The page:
One of the co-authors of the report, Jai Rajagopal, died in September. “This was kind of one of the last projects that he put together and it was really personally important to him,” Gonzalez said. “He was really excited about doing the research and I think he did an excellent job putting it together.” 

Report highlights success stories, and room for improvement

To determine the accessibility of voting in county jails, Colorado Common Cause examined whether inmates had meaningful access to voter registration and ballots, and if communication between sheriffs and county clerks was productive.

The report, which included a survey of all 64 county clerks and sheriff’s departments in the state, found that some counties have been more effective than others in ensuring that inmates have the ability to vote.

Out of 64 counties in Colorado, 57 jails made up the majority of the Colorado Common Cause report. Six counties either didn’t have an in-county jail or didn’t file a jail voting plan. For example, Montrose County was unable to achieve contact or cooperation from its jail system for the 2018 election and thus did not complete a plan.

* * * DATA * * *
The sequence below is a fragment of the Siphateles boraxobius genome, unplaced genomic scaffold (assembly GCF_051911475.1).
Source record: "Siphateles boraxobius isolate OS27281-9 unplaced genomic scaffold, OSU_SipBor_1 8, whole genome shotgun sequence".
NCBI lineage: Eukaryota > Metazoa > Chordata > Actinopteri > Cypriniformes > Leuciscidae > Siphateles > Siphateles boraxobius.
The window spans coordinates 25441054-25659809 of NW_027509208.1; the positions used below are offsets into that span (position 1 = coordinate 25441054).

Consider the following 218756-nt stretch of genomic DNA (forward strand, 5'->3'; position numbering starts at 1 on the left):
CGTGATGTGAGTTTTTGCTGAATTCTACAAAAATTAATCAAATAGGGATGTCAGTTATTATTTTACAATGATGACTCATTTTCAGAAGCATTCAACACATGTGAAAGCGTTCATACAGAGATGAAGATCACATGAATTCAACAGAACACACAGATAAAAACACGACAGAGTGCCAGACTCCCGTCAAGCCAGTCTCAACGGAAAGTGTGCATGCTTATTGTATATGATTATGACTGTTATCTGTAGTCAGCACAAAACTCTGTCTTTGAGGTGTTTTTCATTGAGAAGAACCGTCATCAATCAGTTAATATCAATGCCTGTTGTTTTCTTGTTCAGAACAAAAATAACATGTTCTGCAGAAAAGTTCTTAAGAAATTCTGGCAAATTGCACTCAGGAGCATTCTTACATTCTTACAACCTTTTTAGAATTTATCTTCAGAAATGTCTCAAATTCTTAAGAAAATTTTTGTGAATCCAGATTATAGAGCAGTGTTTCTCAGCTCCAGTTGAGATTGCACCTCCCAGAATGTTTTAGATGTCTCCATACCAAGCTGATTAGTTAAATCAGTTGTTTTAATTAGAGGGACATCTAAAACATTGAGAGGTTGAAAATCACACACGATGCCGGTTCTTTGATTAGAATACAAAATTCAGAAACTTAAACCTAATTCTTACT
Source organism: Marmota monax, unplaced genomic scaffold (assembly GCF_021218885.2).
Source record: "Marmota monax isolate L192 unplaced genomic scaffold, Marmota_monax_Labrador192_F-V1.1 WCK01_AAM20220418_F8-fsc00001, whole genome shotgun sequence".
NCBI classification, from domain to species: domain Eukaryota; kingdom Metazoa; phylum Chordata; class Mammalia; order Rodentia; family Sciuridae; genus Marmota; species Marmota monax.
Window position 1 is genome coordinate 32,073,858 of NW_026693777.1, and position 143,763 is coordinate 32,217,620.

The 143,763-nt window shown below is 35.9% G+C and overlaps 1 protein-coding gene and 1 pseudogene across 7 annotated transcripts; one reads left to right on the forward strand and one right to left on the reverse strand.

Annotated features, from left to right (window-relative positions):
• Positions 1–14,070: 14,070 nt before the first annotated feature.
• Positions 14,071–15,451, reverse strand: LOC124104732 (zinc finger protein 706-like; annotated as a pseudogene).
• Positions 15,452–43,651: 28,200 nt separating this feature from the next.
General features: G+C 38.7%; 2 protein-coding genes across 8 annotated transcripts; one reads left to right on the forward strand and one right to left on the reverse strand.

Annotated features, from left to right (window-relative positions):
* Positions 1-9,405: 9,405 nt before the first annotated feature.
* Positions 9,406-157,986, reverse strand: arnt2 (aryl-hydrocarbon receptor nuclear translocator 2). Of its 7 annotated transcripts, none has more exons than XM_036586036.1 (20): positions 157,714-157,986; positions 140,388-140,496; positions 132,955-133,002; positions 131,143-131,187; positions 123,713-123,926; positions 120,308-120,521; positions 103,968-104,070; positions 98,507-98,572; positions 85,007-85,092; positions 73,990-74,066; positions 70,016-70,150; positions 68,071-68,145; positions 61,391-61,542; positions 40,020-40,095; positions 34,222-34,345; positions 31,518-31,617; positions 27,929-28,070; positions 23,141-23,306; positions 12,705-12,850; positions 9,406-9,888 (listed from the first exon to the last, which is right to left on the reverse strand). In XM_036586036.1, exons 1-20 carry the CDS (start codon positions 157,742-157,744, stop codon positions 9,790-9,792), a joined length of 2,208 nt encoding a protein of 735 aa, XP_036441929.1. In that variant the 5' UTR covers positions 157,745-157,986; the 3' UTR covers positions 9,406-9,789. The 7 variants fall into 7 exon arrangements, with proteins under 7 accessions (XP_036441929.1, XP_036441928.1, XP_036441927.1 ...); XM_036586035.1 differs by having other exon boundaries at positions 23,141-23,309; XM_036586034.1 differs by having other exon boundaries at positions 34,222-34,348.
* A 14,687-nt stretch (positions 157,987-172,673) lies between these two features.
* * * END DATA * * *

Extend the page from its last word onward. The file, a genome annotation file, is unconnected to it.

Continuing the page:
Seven counties earned an exemplary rating: Arapahoe, Baca, Crowley, Douglas, El Paso, Kit Carson and Lincoln. Twenty-two counties, or 40% of the 56 countries that created jail voting plans, were also determined to have adequate plans in place. Overall, 50% of Colorado’s counties earned a good or exemplary rating, according to the report. 

Though the report found many examples of counties that had successfully created or adapted their infrastructure to facilitate voting access in jails, it also outlined that sheriffs have the ability to use their own discretion when determining the ease of access for voting registration and ballot access with little oversight. 

In one county, a sheriff assigned a deputy to review voter registration forms before forwarding them to the county clerk’s office, according to the report. Another county chose a single day and time to offer and collect voter registration forms. And a handful of counties provided only one voter “blue book” — the state publication that explains ballot measures — for the entire jail, or had limited copies available to inmates.